Saturday, 17 October 2020

REVIEW: Naked Boys Singing at The Garden Theatre

You may or may not have heard of Naked Boys Singing, but regardless if you have or not I think you can get a sense of what this show is about! This musical revue originated Off-Broadway and was still running before the closure of theatres. This show has run in London before but it returned at the beginning of this year at the Kings Head Theatre, after a very short run due COVID and a couple of cast changes, the show makes its return to the Garden Theatre. 

After a successful launch with Fanny & Stella and Pippin, Naked Boys Singing is part of their ‘Eagle Late’ season. As I have said in previous reviews, this venue really are going above and beyond to ensure the safety of their customers and to create a safe but still enjoyable and beautiful evening. 

Knowing that the piece itself is over 20 years old and with the obvious nudity in the show, my initial thoughts were that it was going to fall into the boring cliché gay theatre that is more about selling tickets to see naked men than thinking about its duty to the LGBTQ+ community. Unfortunately, this is quite common in this sector however times are changing and with this adaptation of the piece, it's certainly a step in the right direction for a better representation of gay men in theatre. 
Don’t get me wrong, the piece itself is slightly dated. Its premiere was in 1999 so naturally there would be some parts that may not be relevant anymore, however, director and choreographer Carole Todd manages to bring it into 2020. With small changes to the book and lyrics to update it and a cast that represents today's gay male, the piece doesn't feel out of place in our current day. There is still a lot of room for the LGBTQ+ community to be truly represented properly in theatre but what the creative team has done with this show is a very good start.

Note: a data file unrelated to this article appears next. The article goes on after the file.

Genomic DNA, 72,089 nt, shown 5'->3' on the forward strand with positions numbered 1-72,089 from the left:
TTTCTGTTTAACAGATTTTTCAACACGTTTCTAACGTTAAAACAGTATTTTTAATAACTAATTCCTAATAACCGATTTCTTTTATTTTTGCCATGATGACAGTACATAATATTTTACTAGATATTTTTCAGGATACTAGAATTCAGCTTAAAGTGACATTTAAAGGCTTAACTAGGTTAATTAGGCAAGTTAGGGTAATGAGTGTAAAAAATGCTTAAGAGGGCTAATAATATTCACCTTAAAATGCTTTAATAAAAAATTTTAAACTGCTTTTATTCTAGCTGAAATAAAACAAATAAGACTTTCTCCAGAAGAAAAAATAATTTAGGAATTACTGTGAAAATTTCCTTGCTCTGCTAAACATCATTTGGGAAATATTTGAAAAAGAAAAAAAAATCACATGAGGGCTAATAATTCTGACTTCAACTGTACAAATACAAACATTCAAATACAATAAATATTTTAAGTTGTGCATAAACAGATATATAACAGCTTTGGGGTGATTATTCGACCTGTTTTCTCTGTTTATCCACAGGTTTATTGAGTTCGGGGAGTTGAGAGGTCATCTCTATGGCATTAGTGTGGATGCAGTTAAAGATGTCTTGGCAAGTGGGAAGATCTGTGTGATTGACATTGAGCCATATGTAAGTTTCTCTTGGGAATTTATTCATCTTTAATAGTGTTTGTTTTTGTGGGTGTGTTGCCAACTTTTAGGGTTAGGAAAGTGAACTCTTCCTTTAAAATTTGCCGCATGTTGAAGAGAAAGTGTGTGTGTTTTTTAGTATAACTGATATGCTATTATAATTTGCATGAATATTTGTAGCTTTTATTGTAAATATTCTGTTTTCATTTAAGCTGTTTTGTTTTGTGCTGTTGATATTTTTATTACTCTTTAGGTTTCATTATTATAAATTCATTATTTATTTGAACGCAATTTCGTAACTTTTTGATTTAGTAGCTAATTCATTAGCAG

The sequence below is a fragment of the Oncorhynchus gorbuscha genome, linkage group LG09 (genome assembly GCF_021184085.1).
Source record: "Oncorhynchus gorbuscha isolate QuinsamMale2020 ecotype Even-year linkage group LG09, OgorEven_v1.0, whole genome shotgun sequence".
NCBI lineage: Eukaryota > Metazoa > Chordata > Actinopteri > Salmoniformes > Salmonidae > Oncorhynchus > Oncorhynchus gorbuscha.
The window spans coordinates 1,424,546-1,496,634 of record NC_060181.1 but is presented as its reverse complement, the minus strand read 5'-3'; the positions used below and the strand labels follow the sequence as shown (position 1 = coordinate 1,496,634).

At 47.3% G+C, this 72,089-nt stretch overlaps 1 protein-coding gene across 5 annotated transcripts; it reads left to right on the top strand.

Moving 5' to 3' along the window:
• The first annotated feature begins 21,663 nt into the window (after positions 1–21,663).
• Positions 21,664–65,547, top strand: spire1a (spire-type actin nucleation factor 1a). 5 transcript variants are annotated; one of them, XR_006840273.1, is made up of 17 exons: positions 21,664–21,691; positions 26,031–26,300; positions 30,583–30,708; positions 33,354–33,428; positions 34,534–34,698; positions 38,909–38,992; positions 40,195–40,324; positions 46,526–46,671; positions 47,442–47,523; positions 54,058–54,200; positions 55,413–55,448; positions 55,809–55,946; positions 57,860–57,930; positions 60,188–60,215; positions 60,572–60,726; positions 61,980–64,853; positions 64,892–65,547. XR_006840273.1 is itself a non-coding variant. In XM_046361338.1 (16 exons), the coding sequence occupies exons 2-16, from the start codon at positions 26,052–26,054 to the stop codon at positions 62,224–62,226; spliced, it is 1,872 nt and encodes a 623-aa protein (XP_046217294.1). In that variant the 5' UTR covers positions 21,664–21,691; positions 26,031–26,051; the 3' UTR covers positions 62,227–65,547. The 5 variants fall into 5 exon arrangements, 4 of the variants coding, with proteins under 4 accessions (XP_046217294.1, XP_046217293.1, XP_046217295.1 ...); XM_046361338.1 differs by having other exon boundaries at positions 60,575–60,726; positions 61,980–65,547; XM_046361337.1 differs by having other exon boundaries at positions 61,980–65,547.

The moment the actors come on stage, they are naked. The opening number is done completely in the buff. It may start off slightly uncomfortable and awkward but once this is over you start to completely ignore the nudity and start to focus on what the actors are singing about. The fact they are naked becomes normal and not the underlying joke. 

Of course there are many comedic moments within the show where the nudity is the joke, like in “The Naked Maid”, but the comedy also comes from so many other places and there is also some very tender moments that balances the show really well. 

The cast is made up of 6 actors; Liam Asplen, Nick Brittain, Daniel Ghezzi, Kane Hoad, Daniel Noah and Jensen Tudtud. Overall, these guys make up a great ensemble and are a talented bunch. Some highlights include ‘Window to Window’ with Liam Asplen and Daniel Noah, a very tender moment and was very sweet to watch, Noahs ‘Perky Little Porn Star’ was also a highlight, a great comedy performer and this number allowed him to show off his comic timing. ‘Kris, Look what you’ve
missed’ sung by Daniel Ghezzi was also a fantastic moment, his voice is gorgeous and the performance was precise and heartwarming. A mention must go to Jensen Tudtud for his Naked Maid, being the first performer to have a solo in the show he was initially nervous but he instantly got the audience on his side and settled in very well. A great way to open the show. 

In our current times, it's important to laugh and be reminded that we can’t take everything in life so seriously. What is going on in the world is terrible and we must all do our bit too overcome it, but with this safe venue and this show we are able, for a moment, to forget about our troubles and allow ourselves to laugh, guilt-free. 

This production is not life-changing nor is it ground-breaking, but it's an enjoyable evening you’re guaranteed to have a laugh. It's Cheeky (in more ways than one), naughty, heartwarming and a perfect escape all wrapped up in one naked gift! 

Review by Mark Swale 

Rating: ★★★★ 

Price of Ticket: £18, plus booking fee

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